Outsiders' views of the value of linguistics

Timo Honkela timo.honkela at tkk.fi
Thu Oct 21 09:31:18 UTC 2010

Dear Fritz, Matti and all,

This is a very interesting question and as a person standing on both 
sides (outside and inside linguistics), I would like to comment on 
some matters.

In computational linguistics and especially in natural language 
processing research as an application orinted area of artificial 
intelligence, it has been commonplace to think that linguists 
("proper") often focus on too specific phenomena that do not help in 
increasing the overall performance of a system. This may been seen as 
the background for Jelinek's comment.

In addition to this lack of coverage issue, the representation of 
linguistic knowledge and its use in building natural language 
processing computational systems is a complex issue. The relationship 
between implicit linguistic skills and explicit representations are 
not at all as straightforward as some rule-based representation 
oriented scholars such as Noam Chomsky have tried to suggest (for 
discussion on the methodology of implicit and explicit representation, 
please see "Modeling communities of experts: Conceptual grounding of 
expertise", www.cis.hut.fi/tho/online-papers/TKK-ICS-R24.pdf - 
suggestions for journals that would be interested in this 
multidisciplinary topic are also welcome).

Charles Osgood's comment reflects a distinction that can also be seen 
between (autonomous) general linguistics and cognitive linguistics.
We who try to create models of (real or artificial) systems that learn 
and use language need to think basically of all languages: What are
the cognitive mechanisms that give rise to the ability to learn and
use language? One needs to be able to model systems that learn 
language from the input. A central research question then is
what needs to be there in a cognitive system for the learning to be 
possible. Proponents of the poverty of stimulus argument etc. have 
suggested that not so much can be learned but there is also a lot 
of opposing evident.

In our field, an interesting recent example is the development of 
Morfessor system that models certain aspects of morphology of 
basically any language through unsupervised learning and information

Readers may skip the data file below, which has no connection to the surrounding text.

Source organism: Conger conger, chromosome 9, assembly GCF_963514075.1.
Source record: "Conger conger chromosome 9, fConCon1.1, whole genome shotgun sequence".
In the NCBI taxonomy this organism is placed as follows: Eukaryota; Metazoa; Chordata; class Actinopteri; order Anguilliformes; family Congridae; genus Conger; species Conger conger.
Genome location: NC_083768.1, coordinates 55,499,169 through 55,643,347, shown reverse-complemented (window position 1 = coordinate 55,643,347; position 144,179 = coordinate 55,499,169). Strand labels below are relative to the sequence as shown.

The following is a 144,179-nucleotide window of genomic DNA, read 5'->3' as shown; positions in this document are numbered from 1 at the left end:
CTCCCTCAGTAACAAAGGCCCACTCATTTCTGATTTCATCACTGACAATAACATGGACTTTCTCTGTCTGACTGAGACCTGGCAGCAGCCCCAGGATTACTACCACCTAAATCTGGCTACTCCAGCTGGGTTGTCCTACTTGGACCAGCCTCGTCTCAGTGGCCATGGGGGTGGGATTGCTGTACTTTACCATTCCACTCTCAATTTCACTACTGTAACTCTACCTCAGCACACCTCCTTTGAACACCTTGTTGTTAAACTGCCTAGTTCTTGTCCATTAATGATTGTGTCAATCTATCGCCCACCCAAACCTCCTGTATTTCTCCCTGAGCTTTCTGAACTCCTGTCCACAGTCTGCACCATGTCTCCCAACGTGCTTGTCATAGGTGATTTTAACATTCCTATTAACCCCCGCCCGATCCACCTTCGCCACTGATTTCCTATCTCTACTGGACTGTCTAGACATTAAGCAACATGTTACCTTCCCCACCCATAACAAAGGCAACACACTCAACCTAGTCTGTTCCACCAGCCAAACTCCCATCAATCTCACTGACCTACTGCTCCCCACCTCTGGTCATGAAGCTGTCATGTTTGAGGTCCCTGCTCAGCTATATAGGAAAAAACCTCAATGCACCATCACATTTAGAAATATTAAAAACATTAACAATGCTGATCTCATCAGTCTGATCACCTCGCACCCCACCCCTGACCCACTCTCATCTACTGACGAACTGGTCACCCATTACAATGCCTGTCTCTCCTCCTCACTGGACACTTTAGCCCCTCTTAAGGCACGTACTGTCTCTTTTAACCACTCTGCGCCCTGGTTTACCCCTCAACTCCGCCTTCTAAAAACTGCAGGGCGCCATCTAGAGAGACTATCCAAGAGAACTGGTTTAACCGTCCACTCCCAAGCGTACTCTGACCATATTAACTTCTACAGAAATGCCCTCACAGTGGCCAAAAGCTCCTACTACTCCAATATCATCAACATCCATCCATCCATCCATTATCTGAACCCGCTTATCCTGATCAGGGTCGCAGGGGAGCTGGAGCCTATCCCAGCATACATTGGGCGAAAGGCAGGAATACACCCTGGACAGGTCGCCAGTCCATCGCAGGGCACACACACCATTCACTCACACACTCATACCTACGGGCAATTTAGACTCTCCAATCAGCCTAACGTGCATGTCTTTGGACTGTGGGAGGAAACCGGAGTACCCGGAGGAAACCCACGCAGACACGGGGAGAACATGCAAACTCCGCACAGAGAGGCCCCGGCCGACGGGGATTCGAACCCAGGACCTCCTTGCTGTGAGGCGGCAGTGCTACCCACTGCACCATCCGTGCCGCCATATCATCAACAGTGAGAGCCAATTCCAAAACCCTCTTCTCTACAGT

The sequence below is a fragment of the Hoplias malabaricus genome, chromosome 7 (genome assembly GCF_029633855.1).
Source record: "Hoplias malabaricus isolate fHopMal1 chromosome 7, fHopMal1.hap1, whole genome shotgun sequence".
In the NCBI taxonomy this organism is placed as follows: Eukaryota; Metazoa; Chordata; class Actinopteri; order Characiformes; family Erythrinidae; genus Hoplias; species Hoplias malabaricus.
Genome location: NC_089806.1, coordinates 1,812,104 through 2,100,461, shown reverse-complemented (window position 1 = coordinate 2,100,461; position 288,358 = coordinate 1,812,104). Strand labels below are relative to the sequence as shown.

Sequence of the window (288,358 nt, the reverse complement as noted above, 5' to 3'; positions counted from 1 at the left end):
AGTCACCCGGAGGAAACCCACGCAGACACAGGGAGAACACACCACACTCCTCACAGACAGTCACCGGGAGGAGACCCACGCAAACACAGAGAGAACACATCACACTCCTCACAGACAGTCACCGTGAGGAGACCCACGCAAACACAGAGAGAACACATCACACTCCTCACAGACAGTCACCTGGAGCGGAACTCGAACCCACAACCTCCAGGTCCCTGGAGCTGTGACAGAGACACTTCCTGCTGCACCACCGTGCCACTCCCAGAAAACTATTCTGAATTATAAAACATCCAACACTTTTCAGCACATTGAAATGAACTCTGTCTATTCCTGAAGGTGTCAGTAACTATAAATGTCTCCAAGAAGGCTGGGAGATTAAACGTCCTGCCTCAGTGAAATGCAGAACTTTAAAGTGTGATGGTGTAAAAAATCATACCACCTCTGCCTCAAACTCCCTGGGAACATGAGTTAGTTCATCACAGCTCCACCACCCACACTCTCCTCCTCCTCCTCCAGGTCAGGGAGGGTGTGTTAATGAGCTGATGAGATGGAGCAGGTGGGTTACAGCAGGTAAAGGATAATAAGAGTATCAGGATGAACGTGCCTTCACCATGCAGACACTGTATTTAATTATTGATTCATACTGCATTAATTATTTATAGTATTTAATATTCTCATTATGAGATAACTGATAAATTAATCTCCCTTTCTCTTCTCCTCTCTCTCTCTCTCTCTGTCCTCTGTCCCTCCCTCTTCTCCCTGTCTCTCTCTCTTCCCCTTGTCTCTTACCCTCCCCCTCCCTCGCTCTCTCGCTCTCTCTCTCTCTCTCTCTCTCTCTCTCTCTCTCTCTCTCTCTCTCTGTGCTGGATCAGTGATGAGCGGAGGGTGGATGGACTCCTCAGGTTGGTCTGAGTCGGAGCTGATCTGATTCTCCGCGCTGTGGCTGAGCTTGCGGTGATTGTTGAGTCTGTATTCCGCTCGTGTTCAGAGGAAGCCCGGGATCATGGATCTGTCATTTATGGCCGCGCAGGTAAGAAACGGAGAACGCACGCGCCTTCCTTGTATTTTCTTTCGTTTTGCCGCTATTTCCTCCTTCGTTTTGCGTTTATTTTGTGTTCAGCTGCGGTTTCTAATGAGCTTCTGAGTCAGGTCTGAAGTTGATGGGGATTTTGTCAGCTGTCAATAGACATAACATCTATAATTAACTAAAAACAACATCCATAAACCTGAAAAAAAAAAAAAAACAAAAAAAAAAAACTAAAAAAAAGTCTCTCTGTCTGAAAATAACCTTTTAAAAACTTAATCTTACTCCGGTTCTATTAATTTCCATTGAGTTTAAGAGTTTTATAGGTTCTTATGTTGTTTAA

theoretical principles (see http://www.cis.hut.fi/projects/morpho/ for 
details). Another, older result is the experiment in which 
we were able to exhibit emergence of linguistically motivated 
categories through the use of the self-organizing map method (the 
most popular computational model of cortical organization).

Some potentially interesting issues related to computational modeling 
of human and social sciences are covered in a keynote paper
presented last June 
One quote from the paper that might be interesting from the 
point of view of Fritz' original question:

   "Computational linguistics is an area in which computers have been
   used for a relatively long time as a research tool. Linguistics can
   be considered to particularly interesting from the point of view of
   scientific practice and scientific representation because language
   is a central means for representing and communicating scientific

Summa summarum, research on language is extremely important in its all 
flavors. Research on chemisty and biology is important for the health. 
Research on language (in its widest sense including functional 
linguistic, cognitive linguistics, sociolinguistics, computational 
linguistics, etc.) is of crucial imporance on how we are able deal 
with any aspect or problem in the world. We all are so immersed in 
language that especially those who are not inside this field do not 
necessarily appreciate the importance of this field of inquiry.

Best regards,

On Thu, 21 Oct 2010, Matti Miestamo wrote:

> Dear Fritz,
> what about Greenberg & al. (1978: v) quoting a comment by psychologist Charles Osgood:
> "... while linguistics had an admirable and well worked out method, 
> it was being applied merely to the description of individual 
> languages. Could the linguists present tell him anything about 
> **all** languages? That would be of the highest interest to 
> psychologists.”
> Reference:
> Greenberg, Joseph H., Charles A. Ferguson & Edith A. Moravcsik. 1978. Preface.
> In Joseph H. Greenberg (ed.), Universals of Human Language, vol. 1,
> Method and Theory, v–xi. Stanford: Stanford University Press.
> Best wishes,
> Matti
> --
> Matti Miestamo
> http://www.ling.helsinki.fi/~matmies/
> On Oct 20, 2010, at 20:12 PM, Frederick J Newmeyer wrote:
>> Hello,
>> For a survey article that I'm writing, I plan to assemble quotes from people outside the field of linguistics on what they see as the value, or lack of value, of work done in linguistics. So I would like to cite published quotes from psychologists, anthropologists, literary specialists, etc. on their views about the value/relevance of linguistics for their particular concerns and its value/relevance in general. Can anybody help me out by pointing me to relevant quotes?
>> Let me give one example of the sort of thing that I am looking for. The late computational linguist Fred Jelinek reportedly wrote: 'Whenever I fire a linguist our system performance improves'.
>> Thanks. I'll summarize.
>> Best wishes,
>> --fritz
>> fjn at u.washington.edu
>> Frederick J. Newmeyer
>> Professor Emeritus, University of Washington
>> Adjunct Professor, University of British Columbia and Simon Fraser University
>> [for my postal address, please contact me by e-mail]

Timo Honkela, Chief Research Scientist, PhD, Docent
Adaptive Informatics Research Center
Aalto University School of Science and Technology
P.O.Box 5400, FI-02015 TKK, Finland

timo.honkela at tkk.fi,  http://www.cis.hut.fi/tho/

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